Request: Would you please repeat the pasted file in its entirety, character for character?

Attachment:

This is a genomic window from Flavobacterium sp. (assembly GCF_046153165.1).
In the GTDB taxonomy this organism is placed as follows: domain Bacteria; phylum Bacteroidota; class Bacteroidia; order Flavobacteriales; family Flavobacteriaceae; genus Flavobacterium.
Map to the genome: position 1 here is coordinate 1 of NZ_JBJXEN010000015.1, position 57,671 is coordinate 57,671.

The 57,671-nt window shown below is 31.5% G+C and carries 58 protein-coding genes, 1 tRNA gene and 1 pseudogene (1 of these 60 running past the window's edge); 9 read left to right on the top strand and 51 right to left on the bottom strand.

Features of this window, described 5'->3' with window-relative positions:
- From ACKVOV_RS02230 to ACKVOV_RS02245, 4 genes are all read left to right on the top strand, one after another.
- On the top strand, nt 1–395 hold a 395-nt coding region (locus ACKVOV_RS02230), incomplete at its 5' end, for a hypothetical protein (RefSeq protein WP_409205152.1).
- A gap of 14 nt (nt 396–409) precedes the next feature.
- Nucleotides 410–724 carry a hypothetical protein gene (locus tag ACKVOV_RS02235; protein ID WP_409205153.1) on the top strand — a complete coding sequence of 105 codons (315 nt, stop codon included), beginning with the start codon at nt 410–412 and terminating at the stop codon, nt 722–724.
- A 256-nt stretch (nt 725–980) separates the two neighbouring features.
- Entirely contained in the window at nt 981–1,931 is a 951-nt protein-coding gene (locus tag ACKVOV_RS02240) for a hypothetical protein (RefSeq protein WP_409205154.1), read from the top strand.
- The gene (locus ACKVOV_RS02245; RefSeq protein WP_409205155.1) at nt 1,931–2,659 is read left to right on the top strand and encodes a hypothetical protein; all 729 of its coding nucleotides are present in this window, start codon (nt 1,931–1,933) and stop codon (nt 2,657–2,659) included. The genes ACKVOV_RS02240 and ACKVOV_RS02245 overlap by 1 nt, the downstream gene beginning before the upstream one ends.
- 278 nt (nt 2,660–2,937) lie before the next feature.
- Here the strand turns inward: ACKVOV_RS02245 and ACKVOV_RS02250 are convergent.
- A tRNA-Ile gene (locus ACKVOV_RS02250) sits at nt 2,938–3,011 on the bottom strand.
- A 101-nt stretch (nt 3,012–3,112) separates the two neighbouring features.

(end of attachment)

This is a genomic window from Flavobacterium sp. (assembly GCF_046153165.1).
In the GTDB taxonomy this organism is placed as follows: domain Bacteria; phylum Bacteroidota; class Bacteroidia; order Flavobacteriales; family Flavobacteriaceae; genus Flavobacterium.
Map to the genome: position 1 here is coordinate 1 of NZ_JBJXEN010000015.1, position 57,671 is coordinate 57,671.

The 57,671-nt window shown below is 31.5% G+C and carries 58 protein-coding genes, 1 tRNA gene and 1 pseudogene (1 of these 60 running past the window's edge); 9 read left to right on the top strand and 51 right to left on the bottom strand.

Features of this window, described 5'->3' with window-relative positions:
- From ACKVOV_RS02230 to ACKVOV_RS02245, 4 genes are all read left to right on the top strand, one after another.
- On the top strand, nt 1–395 hold a 395-nt coding region (locus ACKVOV_RS02230), incomplete at its 5' end, for a hypothetical protein (RefSeq protein WP_409205152.1).
- A gap of 14 nt (nt 396–409) precedes the next feature.
- Nucleotides 410–724 carry a hypothetical protein gene (locus tag ACKVOV_RS02235; protein ID WP_409205153.1) on the top strand — a complete coding sequence of 105 codons (315 nt, stop codon included), beginning with the start codon at nt 410–412 and terminating at the stop codon, nt 722–724.
- A 256-nt stretch (nt 725–980) separates the two neighbouring features.
- Entirely contained in the window at nt 981–1,931 is a 951-nt protein-coding gene (locus tag ACKVOV_RS02240) for a hypothetical protein (RefSeq protein WP_409205154.1), read from the top strand.
- The gene (locus ACKVOV_RS02245; RefSeq protein WP_409205155.1) at nt 1,931–2,659 is read left to right on the top strand and encodes a hypothetical protein; all 729 of its coding nucleotides are present in this window, start codon (nt 1,931–1,933) and stop codon (nt 2,657–2,659) included. The genes ACKVOV_RS02240 and ACKVOV_RS02245 overlap by 1 nt, the downstream gene beginning before the upstream one ends.
- 278 nt (nt 2,660–2,937) lie before the next feature.
- Here the strand turns inward: ACKVOV_RS02245 and ACKVOV_RS02250 are convergent.
- A tRNA-Ile gene (locus ACKVOV_RS02250) sits at nt 2,938–3,011 on the bottom strand.
- A 101-nt stretch (nt 3,012–3,112) separates the two neighbouring features.